Newcastle United Relegation Watch: Can NUFC Break 38 Points?

Sunderland known to let the, drop? - Michael Regan

We've avoided talking about the R-word as long as possible, but it's time to buckle down and see if NUFC are capable of avoiding the drop. Is their remaining schedule an advantage or a disadvantage?

After a season-long respite from worrying about relegation, Newcastle supporters are once again in the position of hoping to acquire some January assets that will help the club avoid the drop. A combination of fixture fatigue, injury, and plain poor play have conspired to keep the Toon in the bottom half of the table for the last 10 weeks. At the end of the year, the current position of 15th will be safe enough, but can they stay out of the bottom 3?

The traditional point plateau that teams and managers want to reach to stay safe is 40, but the average point total for 17th place teams in the Premier League is actually 38. Obviously, more points = more safety, but it's comforting to note that 18 points out of the next 17 games is probably enough. But is such an expectation realistic?

Simply put, yes. James Grayson took a look at the current Premier League table, calculated the number of points each team needs to reach the 38 point plateau, then looked back at the last 12 seasons to see how many teams were able to achieve those totals. You can look at the table here, which is pretty fascinating, but the long and the short of it is that 95.4% of all teams in Newcastle's position were able to gain 18 points in 17 matches. Expand the sample size a bit (by not just looking at games 22-38, but 1-17, 2-18, etc), and the number actually shrinks to 75.1%. In other words, Newcastle have a pretty decent shot to make it to 38. In fact, all but QPR and Reading, both of whom already seem doomed this season, had better than a 50-50 shot of reaching the plateau.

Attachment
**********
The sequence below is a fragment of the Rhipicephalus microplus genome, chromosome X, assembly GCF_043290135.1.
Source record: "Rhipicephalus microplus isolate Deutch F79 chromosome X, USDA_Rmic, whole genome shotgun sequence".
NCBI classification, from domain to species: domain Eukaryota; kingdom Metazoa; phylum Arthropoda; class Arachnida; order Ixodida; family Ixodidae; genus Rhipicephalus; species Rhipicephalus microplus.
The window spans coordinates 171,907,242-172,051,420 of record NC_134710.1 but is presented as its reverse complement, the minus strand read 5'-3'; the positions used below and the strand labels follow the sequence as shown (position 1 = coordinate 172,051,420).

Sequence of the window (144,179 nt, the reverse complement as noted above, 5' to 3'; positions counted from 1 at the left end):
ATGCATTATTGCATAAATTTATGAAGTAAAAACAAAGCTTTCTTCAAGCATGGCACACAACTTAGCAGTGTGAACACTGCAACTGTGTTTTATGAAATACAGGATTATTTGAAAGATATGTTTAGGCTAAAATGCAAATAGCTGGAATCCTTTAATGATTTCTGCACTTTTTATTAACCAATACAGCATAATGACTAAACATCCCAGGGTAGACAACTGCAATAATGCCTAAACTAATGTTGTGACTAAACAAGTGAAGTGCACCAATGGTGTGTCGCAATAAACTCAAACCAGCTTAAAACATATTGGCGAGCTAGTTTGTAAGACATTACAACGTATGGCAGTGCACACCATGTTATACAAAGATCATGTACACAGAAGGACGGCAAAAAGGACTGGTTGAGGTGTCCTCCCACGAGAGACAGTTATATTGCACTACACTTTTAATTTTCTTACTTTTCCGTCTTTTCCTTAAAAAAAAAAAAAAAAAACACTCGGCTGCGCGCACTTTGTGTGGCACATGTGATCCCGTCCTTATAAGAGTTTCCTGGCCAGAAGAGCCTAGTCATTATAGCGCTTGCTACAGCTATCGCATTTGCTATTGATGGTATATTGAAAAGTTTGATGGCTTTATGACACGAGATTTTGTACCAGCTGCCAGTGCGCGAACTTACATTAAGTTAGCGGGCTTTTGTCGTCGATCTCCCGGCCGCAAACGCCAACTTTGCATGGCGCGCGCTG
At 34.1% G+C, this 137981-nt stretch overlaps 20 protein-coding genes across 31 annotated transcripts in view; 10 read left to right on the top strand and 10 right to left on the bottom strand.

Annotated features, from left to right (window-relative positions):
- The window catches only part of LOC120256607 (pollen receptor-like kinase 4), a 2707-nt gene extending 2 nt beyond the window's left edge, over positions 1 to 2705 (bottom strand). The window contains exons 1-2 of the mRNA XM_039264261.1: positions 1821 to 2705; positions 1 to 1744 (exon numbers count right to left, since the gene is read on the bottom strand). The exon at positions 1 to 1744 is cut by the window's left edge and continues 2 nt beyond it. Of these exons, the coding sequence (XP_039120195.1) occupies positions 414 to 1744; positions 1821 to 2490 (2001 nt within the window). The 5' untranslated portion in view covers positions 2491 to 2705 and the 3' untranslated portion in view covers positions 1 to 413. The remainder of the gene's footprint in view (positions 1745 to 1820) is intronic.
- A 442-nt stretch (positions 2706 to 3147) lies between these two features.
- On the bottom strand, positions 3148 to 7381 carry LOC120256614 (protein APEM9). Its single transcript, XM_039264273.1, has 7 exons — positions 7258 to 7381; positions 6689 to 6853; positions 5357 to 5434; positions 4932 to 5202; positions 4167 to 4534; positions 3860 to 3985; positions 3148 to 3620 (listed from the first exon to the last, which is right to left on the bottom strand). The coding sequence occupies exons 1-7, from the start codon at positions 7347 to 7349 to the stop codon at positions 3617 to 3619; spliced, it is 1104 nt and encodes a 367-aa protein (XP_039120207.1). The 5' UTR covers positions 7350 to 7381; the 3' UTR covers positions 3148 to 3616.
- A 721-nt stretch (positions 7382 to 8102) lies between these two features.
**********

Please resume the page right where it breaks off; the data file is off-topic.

So what does that tell us? First, that it may take more than 38 to stay safe this year. Second, that we've apparently got a 5-team race to avoid 18th place. (James concluded that "everybody from Fulham upwards" are safe).

Current Table

Place Team Points Games Played Goal Differential
14 Sunderland 22 21 -8
15 Newcastle 20 21 -12
16 Aston Villa 19 21 -24
17 Southampton 18 20 -11
18 Wigan Athletic 18 21 -17
19 Reading 13 21 -17
20 QPR 13 21 -19

There are several different ways we can handicap the rest of the season for each of these teams. My preferred method would be a season simulation, but it's frustratingly hard to find any on the internet that are up-to-date. Happily, Jacob Nitzberg of ESPN Soccernet posted one just a couple of days ago, though the full results are not available. The upshot of this one is that Newcastle were relegated in just 7% of the 10,000 simulations. Still, that's only one study and it's not a lot of help, since we don't have access to all the data.

A less scientific method is to take a look at the strength of schedule remaining and examine the so-called 6-point fixtures. Each team will have played each team once, and all but Southampton will have two teams that they have already played twice. Let's take a brief look at each one. I'll save Newcastle for last.